Soviet trio takes daring liberties with familiar jazz styles
An unprecedented jazz event is taking place this summer. For the first time, a jazz group from the Soviet Union is touring the United States and Canada. The Ganelin Trio, which has been on the Soviet jazz scene for 15 years, is not the safe, middle-of-the-road sort of ensemble that one might expect for such a groundbreaking tour.Skip to next paragraph
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The group -- with Vyacheslav Ganelin on keyboards, Vladimir Chekasin on reeds, and Vladimir Tarasov on percussion -- has been called avant-garde, but really it plays a brand of music that involves not just ``free'' jazz, but also mainstream jazz, classical and symphonic forms, folk melodies, and pop tunes, with mouth noises, theater, and comedy thrown in.
The group began its tour at the JVC Festival here recently, and New York has never seen anything quite like it. The trio performed a suite in three parts, each part expressing a distinctly different mood from the others.
The first started out more or less in the ``free-bag,'' frenzied avant-garde jazz style of the 1960s, dominated by Ganelin's percussive playing of both the acoustic piano and synthesized keyboards. A more classical approach followed, with Chekasin playing clarinet in a delicate counterpoint with Tarasov's bells and Ganelin's solemn chords on the synthesizer.
The section ended with Chekasin blowing a duck call and gradually assuming the form of what looked like a dying bird.
The second section focused on Chekasin, who gave a tongue-in-cheek performance involving maniacal mouth sounds punctuated with fiendish laughter, imagined arguments in Russian (presumably between a high-voiced woman and her growling husband), explosive bursts on the saxophones (Chekasin often plays two together, 'a la Rahsaan Roland Kirk), and quirky, mechanical, break-dancelike body movements.
The suite ended with the trio playing a skitterish little melody that was then transmuted into a wonderfully silly, swinging blues number.
At times, the actual playing of the instruments seemed incidental to a form that is more theatrical than anything we've seen here in jazz -- even more so than the Art Ensemble of Chicago, whose theatricality depends more on costumes than on stage action. The Soviet group wears no special costumes.
In spite of all this, the three men have what might be considered rather conservative backgrounds.
Ganelin studied at the Vilnius Conservatory in Lithuania and has written operas and scores for television and film. Chekasin studied clarinet at the Sverdlovsk Conservatory.
Tarasov, who is self-taught, began playing jazz at age 14. He is currently a percussionist with the Lithuanian State Symphony Orchestra.
Although suffering from jet lag and weary from many interviews, the three performers (with the aid of an interpreter) were very gracious about being interviewed yet another time.
When asked if they had encountered any resistance to their music from the Soviet government, they all replied with a resounding ``No!'' This came as something of a surprise, since the Soviet Union has at times considered jazz a subversive art form, and during the Stalinist purges went so far as to confiscate saxophones, according to author S. Frederick Starr in his book ``Red and Hot: The Fate of Jazz in the Soviet Union.'' Tarasov was quick to add that the USSR had welcomed Duke Ellington with open arms.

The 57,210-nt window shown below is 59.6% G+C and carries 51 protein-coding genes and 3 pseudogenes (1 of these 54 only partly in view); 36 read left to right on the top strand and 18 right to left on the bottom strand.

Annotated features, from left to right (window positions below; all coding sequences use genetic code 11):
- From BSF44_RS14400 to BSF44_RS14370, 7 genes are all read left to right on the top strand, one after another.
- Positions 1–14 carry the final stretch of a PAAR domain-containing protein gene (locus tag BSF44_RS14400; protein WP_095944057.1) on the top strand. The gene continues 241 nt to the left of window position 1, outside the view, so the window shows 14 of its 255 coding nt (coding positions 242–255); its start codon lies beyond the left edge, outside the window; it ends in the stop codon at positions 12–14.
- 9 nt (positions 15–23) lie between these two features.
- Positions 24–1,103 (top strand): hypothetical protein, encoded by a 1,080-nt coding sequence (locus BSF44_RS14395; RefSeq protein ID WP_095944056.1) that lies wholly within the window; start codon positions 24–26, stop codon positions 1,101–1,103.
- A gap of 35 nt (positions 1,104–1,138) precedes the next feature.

``We saw him 11 times, and jammed with members of his band,'' he said.
How did their avant-garde style fit in with Ellington's mainstream jazz?
Tarasov intimated that they played it Duke's way: ``We have studied the basics of jazz -- so we tried not to bother him!''
When asked how Soviet people react to their music, Chekasin replied, ``Some people like boiled fish, some like fried fish.''
In any case, concerns about fitting into certain styles and how audiences respond to the trio's music seem far from the thoughts of these iconoclasts, whose main interest is the music itself.
``We've been influenced by what music is -- as a broad concept,'' says Ganelin. ``We've been influenced by so many people that it's senseless to go through a list of names.
``It would take volumes [to describe our music],'' he continues.
``It's very complicated, poly-stylistic music. People can recognize the different styles in it, but those are not our view. We don't want to play those styles, but take them and create something new,'' Ganelin says.
Although much of the music sounds improvised, the three men state that most of it is carefully structured.
``Our music has a symphonic method of organization,'' says Chekasin.
And in a new book, ``Russian Jazz: New Identity,'' edited by Leo Feigin, Chekasin is quoted as saying, ``In principle everything we perform can subsequently be written down, the whole piece is already in our heads. As a matter of fact, our spontaneity is not of the usual kind. Our improvisations are a filling-in with textural elements of the space between the main structural landmarks of a piece, which have always been thought out in advance.''
The Ganelin Trio's 15-city tour concludes July 10. The tour was originally intended only for the Canadian cities. American cities, however, were added at the suggestion of Soviet officials after the November summit meeting between President Reagan and General Secretary Gorbachev.